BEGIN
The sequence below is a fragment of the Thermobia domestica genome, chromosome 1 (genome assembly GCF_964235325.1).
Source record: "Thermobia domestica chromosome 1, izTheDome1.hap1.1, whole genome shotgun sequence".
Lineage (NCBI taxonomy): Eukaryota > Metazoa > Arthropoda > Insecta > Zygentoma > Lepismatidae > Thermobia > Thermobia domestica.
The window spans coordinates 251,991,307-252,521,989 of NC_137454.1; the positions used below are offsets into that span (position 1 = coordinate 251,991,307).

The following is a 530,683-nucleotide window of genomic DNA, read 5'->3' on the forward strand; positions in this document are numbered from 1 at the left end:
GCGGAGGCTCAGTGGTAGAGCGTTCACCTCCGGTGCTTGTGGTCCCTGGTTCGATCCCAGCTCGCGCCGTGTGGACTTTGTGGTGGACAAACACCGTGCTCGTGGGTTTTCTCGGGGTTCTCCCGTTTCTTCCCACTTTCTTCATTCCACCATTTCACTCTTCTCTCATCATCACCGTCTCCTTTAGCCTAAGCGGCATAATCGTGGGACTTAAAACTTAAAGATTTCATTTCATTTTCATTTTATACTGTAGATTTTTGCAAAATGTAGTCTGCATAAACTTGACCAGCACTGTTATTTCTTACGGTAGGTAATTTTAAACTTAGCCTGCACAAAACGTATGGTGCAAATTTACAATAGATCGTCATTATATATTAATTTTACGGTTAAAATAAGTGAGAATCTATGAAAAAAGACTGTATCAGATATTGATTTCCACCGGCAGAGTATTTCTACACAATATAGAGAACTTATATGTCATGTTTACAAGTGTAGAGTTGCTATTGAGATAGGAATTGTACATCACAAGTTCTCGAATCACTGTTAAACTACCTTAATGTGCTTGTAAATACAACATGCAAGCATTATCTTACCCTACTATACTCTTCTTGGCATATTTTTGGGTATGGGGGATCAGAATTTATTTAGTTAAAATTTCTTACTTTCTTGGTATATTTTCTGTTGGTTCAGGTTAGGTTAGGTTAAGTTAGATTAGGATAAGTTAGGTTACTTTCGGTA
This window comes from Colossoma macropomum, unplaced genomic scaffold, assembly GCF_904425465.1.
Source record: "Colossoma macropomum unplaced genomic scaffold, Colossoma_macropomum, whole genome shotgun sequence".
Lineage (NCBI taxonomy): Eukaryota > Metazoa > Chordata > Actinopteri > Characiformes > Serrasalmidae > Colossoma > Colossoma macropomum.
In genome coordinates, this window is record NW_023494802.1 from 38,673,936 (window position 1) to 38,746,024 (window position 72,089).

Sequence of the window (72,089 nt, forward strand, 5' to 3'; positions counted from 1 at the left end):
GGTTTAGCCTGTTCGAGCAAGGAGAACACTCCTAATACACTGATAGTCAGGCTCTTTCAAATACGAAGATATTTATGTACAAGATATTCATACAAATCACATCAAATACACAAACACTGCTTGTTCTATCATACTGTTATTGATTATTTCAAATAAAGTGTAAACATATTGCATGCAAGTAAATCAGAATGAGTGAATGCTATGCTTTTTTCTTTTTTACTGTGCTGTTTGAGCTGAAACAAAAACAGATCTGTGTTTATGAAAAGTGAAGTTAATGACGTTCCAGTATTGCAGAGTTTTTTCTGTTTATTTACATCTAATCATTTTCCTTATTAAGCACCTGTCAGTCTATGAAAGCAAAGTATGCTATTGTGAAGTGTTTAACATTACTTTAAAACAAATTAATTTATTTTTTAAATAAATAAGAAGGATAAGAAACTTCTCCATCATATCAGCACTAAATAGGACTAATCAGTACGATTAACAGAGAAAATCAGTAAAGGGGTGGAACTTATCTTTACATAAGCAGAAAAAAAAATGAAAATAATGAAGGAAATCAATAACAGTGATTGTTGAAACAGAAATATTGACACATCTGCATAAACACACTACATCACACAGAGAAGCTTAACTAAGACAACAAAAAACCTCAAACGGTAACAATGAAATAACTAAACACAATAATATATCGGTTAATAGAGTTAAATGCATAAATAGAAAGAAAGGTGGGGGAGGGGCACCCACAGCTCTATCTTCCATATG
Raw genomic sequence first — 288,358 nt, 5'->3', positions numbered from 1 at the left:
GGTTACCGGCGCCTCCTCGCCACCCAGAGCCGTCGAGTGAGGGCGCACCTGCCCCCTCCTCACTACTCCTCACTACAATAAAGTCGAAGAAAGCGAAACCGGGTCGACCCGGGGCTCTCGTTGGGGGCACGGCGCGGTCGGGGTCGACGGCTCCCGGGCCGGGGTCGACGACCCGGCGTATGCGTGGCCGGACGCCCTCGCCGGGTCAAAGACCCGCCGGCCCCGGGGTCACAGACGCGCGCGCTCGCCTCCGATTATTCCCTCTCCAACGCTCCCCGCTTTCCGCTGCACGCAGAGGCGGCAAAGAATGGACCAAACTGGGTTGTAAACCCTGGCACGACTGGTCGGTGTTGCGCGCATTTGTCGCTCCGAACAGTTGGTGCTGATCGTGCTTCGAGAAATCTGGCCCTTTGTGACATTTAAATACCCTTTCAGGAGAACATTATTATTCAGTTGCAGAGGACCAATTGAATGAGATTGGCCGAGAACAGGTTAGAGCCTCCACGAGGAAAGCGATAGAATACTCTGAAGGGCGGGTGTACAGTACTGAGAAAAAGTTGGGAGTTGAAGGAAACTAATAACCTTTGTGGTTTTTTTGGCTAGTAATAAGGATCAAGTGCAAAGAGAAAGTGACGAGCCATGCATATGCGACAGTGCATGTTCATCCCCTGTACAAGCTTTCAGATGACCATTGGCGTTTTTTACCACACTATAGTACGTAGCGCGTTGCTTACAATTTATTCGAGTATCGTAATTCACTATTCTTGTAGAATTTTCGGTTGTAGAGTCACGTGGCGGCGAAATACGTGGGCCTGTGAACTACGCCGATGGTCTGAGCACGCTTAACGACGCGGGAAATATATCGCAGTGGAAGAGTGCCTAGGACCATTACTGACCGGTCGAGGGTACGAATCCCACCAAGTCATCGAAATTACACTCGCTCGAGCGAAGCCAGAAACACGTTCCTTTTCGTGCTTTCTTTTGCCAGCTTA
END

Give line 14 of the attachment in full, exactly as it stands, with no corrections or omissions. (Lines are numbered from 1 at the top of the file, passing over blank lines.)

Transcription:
GGTTACCGGCGCCTCCTCGCCACCCAGAGCCGTCGAGTGAGGGCGCACCTGCCCCCTCCTCACTACTCCTCACTACAATAAAGTCGAAGAAAGCGAAACCGGGTCGACCCGGGGCTCTCGTTGGGGGCACGGCGCGGTCGGGGTCGACGGCTCCCGGGCCGGGGTCGACGACCCGGCGTATGCGTGGCCGGACGCCCTCGCCGGGTCAAAGACCCGCCGGCCCCGGGGTCACAGACGCGCGCGCTCGCCTCCGATTATTCCCTCTCCAACGCTCCCCGCTTTCCGCTGCACGCAGAGGCGGCAAAGAATGGACCAAACTGGGTTGTAAACCCTGGCACGACTGGTCGGTGTTGCGCGCATTTGTCGCTCCGAACAGTTGGTGCTGATCGTGCTTCGAGAAATCTGGCCCTTTGTGACATTTAAATACCCTTTCAGGAGAACATTATTATTCAGTTGCAGAGGACCAATTGAATGAGATTGGCCGAGAACAGGTTAGAGCCTCCACGAGGAAAGCGATAGAATACTCTGAAGGGCGGGTGTACAGTACTGAGAAAAAGTTGGGAGTTGAAGGAAACTAATAACCTTTGTGGTTTTTTTGGCTAGTAATAAGGATCAAGTGCAAAGAGAAAGTGACGAGCCATGCATATGCGACAGTGCATGTTCATCCCCTGTACAAGCTTTCAGATGACCATTGGCGTTTTTTACCACACTATAGTACGTAGCGCGTTGCTTACAATTTATTCGAGTATCGTAATTCACTATTCTTGTAGAATTTTCGGTTGTAGAGTCACGTGGCGGCGAAATACGTGGGCCTGTGAACTACGCCGATGGTCTGAGCACGCTTAACGACGCGGGAAATATATCGCAGTGGAAGAGTGCCTAGGACCATTACTGACCGGTCGAGGGTACGAATCCCACCAAGTCATCGAAATTACACTCGCTCGAGCGAAGCCAGAAACACGTTCCTTTTCGTGCTTTCTTTTGCCAGCTTA